Women Over 40 Pushback Against The Ageist Discourse Surrounding "The Idea Of You"

A couple, with the man on the left and the woman on the right, walk arm in arm on a street. The woman holds a coffee cup. Other people can be seen in the background
Courtesy of Prime
  • Oops!
    Something went wrong.
    Please try again later.

In The Idea of You, Anne Hathaway plays a 40-year-old single mom who gets swept up in a romance with a 24-year-old boy-bander.

Interestingly, what struck many viewers of the Prime rom-com was how Hathaway had somehow stopped the onslaught of time because she doesn’t look like a brittle old woman at her advanced age of 41.

“Ok this movie is cute but Anne Hathaway is not believable as a 40-year-old mother of a teenager,” one person tweeted.

“No one is going to believe Anne Hathaway is 40 I mean come on!?” another tweeted.

“It is 2001. Hollywood is trying to convince you Anne Hathaway is ugly,” one person tweeted alongside a still from The Princess Diaries and a photo from The Idea of You. “It is 2024. Hollywood is trying to convince you Anne Hathaway is old.”

What exactly is a 40-year-old woman supposed to look like? A The?

In response, a number of posts cropped up on Threads and X, formerly called Twitter, where women over 40 shared selfies to dispel the idea that 40 is the end of the line when it comes to sex appeal. (Some men participated in the trend, too.)

“If you’re over 40, post a pic. People need to see we’re not old and gray,” the caption to many of the posts read.

Genevra Siciliano, a 47-year-old photographer and podcast host, was among those who posted.

Those who had a shocked reaction to Hathaway’s appearance, she said,  “haven’t been spending enough time around women who are physically rocking their 40s — and not just their physical appearance but giving it off energetically too.”


The startled reactions to Hathaway came at an interesting time. For months there have been conversations online about how millennials look good for their age, very possibly because they’re the first generation to really, truly value SPF.

As some pointed out, Hathaway looks like a typical 40-something woman who has a dedicated skincare regimen and gym routine. (Her character in The Idea of You is also an upper-middle-class mom in Los Angeles, so it’s not a stretch to imagine she’s been dabbling in Baby Botox for years, too.)

“There is so much emphasis these days on self-care that didn’t exist when my mom was in her 40s raising me and my siblings.” said Krishma Arora, a 44-year-old writer, who posted a “This is 40+ selfie.”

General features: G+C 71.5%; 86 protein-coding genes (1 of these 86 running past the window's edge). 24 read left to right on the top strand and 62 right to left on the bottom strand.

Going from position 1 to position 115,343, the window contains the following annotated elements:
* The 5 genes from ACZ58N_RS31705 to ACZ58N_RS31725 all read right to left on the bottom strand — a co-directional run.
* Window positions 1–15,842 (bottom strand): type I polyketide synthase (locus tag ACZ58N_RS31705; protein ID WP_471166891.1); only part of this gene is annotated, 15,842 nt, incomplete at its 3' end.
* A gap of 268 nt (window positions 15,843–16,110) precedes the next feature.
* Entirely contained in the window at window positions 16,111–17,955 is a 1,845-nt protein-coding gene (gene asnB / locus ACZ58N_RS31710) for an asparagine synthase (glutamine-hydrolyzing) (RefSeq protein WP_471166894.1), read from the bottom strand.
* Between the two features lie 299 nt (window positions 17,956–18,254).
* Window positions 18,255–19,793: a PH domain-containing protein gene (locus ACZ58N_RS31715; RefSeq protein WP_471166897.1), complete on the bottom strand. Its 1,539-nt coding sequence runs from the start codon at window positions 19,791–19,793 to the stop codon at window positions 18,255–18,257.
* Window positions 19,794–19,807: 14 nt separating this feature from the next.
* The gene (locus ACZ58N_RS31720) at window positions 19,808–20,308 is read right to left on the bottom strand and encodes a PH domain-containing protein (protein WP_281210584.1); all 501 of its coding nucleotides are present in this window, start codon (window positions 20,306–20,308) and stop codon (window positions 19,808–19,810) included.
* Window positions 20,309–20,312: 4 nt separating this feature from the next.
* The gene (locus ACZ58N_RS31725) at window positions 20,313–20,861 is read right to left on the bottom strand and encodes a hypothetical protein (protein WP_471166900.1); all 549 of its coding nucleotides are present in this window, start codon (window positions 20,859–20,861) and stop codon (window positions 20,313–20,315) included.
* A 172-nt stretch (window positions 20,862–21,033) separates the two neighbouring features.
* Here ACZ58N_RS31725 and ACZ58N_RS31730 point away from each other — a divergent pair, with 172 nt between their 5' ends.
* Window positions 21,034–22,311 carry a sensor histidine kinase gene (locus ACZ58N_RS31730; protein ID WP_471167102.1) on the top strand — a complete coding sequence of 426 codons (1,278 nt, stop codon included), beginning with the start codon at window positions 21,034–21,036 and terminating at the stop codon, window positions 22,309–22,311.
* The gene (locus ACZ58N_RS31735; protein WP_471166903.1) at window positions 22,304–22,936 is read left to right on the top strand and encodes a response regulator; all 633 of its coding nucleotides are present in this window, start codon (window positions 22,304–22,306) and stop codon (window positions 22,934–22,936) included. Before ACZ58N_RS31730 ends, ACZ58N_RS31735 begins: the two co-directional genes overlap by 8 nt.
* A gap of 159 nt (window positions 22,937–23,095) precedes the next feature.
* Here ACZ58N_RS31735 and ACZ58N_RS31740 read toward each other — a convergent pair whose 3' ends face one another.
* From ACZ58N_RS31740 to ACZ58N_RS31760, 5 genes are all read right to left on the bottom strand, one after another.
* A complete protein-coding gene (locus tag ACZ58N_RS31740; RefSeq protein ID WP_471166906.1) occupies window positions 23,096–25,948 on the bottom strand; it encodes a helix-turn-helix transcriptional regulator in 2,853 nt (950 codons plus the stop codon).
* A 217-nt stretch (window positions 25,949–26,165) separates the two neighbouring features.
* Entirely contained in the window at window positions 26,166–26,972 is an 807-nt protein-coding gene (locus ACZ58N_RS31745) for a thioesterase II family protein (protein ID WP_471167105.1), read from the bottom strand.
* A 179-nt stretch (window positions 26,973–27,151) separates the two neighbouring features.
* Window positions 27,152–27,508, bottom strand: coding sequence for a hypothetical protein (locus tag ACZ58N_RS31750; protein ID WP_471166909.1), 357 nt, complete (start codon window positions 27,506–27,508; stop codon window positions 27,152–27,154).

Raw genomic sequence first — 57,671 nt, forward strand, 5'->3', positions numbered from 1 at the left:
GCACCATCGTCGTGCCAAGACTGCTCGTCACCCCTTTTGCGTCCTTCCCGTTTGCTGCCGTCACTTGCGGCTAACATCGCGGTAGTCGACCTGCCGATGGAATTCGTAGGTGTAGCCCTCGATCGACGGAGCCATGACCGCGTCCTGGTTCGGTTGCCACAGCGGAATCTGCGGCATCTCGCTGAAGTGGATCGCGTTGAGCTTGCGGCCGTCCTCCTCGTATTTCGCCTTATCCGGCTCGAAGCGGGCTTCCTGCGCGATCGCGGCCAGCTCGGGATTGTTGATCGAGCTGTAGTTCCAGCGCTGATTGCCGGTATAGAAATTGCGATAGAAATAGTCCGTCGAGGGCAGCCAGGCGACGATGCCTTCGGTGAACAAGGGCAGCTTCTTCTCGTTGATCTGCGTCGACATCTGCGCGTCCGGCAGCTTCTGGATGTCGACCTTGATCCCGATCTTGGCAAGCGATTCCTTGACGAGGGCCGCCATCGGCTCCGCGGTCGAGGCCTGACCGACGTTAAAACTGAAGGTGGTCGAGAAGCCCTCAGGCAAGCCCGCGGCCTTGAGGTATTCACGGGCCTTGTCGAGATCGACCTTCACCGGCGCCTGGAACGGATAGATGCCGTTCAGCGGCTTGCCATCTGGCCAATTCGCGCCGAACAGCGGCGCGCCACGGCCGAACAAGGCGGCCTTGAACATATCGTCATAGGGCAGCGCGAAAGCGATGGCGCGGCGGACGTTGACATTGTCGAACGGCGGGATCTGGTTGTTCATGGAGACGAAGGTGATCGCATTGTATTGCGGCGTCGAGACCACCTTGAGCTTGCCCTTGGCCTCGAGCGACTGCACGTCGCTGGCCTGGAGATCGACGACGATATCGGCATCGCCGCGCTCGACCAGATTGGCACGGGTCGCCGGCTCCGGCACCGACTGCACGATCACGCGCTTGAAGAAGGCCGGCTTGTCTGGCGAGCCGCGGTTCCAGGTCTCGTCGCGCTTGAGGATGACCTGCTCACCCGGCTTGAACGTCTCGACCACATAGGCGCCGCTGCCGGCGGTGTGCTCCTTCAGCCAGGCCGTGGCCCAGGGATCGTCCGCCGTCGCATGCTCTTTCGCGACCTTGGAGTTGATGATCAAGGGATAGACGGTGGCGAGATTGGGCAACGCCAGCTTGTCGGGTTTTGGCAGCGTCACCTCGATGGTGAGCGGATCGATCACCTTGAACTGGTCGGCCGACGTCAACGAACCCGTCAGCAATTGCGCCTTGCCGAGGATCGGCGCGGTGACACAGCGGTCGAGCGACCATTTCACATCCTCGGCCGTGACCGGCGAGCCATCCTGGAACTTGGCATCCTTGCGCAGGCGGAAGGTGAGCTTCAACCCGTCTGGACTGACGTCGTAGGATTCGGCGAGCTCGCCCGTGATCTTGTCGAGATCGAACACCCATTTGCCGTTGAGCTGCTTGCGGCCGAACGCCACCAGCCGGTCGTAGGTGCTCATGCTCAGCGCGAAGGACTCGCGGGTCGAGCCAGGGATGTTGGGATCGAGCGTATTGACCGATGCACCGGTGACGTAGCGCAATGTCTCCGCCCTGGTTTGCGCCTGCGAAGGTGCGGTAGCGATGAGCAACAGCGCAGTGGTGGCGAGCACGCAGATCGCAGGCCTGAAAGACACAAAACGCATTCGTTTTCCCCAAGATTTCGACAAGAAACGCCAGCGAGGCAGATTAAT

“Advanced skin care, knowing to use sun protection, and the importance of exercise and eating a healthy diet are all things that help women in their 40s feel and sometimes look better than they did when they were younger,” she said.

For what it’s worth, Arora said, she “absolutely” still feels as attractive and desirable as she did 20 years ago.

“I may have stretch marks from giving birth, but I’m healthy, strong, fit, and take care of myself, not just physically but also nurturing my mental health,” she said.


Many responded positively to TV writer Gennefer Gross’s commentary on the The Idea of You age conversation.

“The discourse around a 41-year-old Anne Hathaway not looking 40 is further proof society was gaslighted by rampant misogyny that women over 35 are undesirable hags. When, in fact, they’re more vibrant, hotter, and hornier than ever,” she tweeted. “There is nothing sexier than lived experience.”

Hollywood has a history of prematurely aging actresses, casting performers as moms and even grandmas long before their time: Last year, Emmy Rossum was cast as Tom Holland’s mom in Apple TV+’s The Crowded Room despite being only 10 years older than him.

The Rossum/Holland casting harkens back to The Graduate, where Mrs. Robinson (Anne Bancroft) was only six years older than Dustin Hoffman in real life, and eight years older than Katharine Ross, who played her daughter. At the time, Bancroft was a mere 35.

Man (shirtless) and woman covered in sheets in a bedroom, looking at each other intently
Sunset Boulevard via Getty Images

In an email interview with HuffPost, Gross said she’s sick of actresses of a certain age being “relegated to book clubs and knitting and the frumpy, haggard mom chasing after her kids.”